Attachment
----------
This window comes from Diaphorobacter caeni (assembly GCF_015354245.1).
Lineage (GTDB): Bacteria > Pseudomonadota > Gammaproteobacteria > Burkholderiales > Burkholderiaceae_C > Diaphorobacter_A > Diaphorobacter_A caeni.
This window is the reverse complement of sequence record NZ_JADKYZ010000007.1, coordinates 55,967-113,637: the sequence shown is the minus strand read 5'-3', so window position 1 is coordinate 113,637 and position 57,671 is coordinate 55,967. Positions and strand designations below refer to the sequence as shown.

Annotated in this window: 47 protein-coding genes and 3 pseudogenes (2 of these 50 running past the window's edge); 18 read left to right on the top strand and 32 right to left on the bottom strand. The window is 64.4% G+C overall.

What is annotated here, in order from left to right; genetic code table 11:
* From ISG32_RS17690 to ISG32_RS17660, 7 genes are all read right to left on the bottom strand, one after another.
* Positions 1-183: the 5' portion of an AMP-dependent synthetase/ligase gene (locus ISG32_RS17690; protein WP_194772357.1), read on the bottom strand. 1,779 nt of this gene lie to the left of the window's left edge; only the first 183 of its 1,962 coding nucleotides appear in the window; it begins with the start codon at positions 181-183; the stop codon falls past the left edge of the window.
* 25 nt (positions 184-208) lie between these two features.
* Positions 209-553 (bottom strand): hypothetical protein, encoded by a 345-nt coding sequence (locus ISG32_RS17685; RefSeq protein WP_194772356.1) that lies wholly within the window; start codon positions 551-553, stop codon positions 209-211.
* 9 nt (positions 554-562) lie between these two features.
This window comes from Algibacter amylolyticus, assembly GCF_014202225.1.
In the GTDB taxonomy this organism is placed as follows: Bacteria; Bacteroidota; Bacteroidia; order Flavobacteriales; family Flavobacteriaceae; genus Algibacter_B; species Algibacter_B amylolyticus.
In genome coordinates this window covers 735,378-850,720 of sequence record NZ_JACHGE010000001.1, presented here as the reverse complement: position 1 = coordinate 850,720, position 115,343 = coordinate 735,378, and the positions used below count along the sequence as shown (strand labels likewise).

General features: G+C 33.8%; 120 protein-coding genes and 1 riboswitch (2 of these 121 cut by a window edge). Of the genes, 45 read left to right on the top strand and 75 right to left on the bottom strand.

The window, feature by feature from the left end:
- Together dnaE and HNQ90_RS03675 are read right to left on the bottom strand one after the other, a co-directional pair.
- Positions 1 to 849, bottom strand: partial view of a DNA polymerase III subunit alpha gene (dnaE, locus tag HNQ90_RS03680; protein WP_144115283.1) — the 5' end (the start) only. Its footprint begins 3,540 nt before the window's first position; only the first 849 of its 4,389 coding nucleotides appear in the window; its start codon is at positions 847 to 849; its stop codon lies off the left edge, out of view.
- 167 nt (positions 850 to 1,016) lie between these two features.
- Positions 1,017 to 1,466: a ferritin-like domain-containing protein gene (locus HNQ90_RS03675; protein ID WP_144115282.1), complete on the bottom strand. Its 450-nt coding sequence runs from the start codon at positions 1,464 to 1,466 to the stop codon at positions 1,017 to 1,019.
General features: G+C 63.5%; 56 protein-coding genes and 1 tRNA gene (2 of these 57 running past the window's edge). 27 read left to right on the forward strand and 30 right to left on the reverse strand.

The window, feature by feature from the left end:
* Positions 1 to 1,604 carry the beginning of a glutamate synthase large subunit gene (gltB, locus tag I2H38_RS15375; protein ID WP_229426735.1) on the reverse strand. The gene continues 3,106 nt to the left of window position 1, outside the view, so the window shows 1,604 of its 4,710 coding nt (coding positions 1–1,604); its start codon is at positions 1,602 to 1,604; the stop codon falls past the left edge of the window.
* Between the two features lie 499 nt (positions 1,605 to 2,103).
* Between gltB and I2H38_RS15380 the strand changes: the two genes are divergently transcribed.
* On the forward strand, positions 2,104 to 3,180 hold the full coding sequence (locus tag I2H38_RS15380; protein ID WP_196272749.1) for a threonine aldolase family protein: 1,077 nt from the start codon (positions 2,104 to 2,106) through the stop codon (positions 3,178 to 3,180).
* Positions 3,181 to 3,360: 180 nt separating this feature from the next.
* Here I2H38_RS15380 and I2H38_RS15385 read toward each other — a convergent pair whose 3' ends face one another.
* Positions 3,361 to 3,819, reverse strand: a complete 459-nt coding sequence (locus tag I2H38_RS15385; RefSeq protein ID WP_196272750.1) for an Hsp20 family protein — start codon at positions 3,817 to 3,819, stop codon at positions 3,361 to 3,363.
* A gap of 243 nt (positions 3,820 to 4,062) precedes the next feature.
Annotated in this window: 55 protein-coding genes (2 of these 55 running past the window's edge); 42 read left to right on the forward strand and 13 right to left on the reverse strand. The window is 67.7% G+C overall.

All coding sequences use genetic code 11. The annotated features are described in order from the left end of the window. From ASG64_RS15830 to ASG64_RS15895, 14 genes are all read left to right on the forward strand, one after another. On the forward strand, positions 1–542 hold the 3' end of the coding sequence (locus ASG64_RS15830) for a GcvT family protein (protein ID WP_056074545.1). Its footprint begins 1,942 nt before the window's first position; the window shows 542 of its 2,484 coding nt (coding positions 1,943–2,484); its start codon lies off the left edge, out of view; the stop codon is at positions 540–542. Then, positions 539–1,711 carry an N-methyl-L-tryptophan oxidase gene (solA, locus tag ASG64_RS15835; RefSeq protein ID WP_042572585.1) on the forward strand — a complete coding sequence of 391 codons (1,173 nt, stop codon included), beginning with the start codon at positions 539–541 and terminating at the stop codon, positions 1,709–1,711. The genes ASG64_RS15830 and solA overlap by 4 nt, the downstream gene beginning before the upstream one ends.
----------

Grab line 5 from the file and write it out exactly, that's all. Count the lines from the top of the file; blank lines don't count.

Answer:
What is annotated here, in order from left to right; genetic code table 11: